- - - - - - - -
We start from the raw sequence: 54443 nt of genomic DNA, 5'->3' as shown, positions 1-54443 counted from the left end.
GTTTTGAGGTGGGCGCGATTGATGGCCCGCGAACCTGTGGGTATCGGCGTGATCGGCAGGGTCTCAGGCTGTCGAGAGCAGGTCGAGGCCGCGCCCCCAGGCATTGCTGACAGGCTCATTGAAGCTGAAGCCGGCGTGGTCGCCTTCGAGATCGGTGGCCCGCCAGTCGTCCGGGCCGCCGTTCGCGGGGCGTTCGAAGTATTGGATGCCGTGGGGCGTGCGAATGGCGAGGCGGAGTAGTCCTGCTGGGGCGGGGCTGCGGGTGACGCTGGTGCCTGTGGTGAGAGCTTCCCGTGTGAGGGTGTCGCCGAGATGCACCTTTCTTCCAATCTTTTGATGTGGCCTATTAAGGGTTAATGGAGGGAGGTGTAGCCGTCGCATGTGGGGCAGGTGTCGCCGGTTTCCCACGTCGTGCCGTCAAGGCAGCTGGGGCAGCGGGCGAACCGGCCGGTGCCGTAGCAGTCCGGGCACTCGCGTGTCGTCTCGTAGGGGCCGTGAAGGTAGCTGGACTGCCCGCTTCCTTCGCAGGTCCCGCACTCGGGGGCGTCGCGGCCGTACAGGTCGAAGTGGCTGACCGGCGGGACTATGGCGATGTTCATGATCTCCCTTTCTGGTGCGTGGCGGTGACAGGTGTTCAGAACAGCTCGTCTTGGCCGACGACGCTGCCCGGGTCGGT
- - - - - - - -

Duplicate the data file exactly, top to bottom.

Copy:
We start from the raw sequence: 54443 nt of genomic DNA, 5'->3' as shown, positions 1-54443 counted from the left end.
GTTTTGAGGTGGGCGCGATTGATGGCCCGCGAACCTGTGGGTATCGGCGTGATCGGCAGGGTCTCAGGCTGTCGAGAGCAGGTCGAGGCCGCGCCCCCAGGCATTGCTGACAGGCTCATTGAAGCTGAAGCCGGCGTGGTCGCCTTCGAGATCGGTGGCCCGCCAGTCGTCCGGGCCGCCGTTCGCGGGGCGTTCGAAGTATTGGATGCCGTGGGGCGTGCGAATGGCGAGGCGGAGTAGTCCTGCTGGGGCGGGGCTGCGGGTGACGCTGGTGCCTGTGGTGAGAGCTTCCCGTGTGAGGGTGTCGCCGAGATGCACCTTTCTTCCAATCTTTTGATGTGGCCTATTAAGGGTTAATGGAGGGAGGTGTAGCCGTCGCATGTGGGGCAGGTGTCGCCGGTTTCCCACGTCGTGCCGTCAAGGCAGCTGGGGCAGCGGGCGAACCGGCCGGTGCCGTAGCAGTCCGGGCACTCGCGTGTCGTCTCGTAGGGGCCGTGAAGGTAGCTGGACTGCCCGCTTCCTTCGCAGGTCCCGCACTCGGGGGCGTCGCGGCCGTACAGGTCGAAGTGGCTGACCGGCGGGACTATGGCGATGTTCATGATCTCCCTTTCTGGTGCGTGGCGGTGACAGGTGTTCAGAACAGCTCGTCTTGGCCGACGACGCTGCCCGGGTCGGT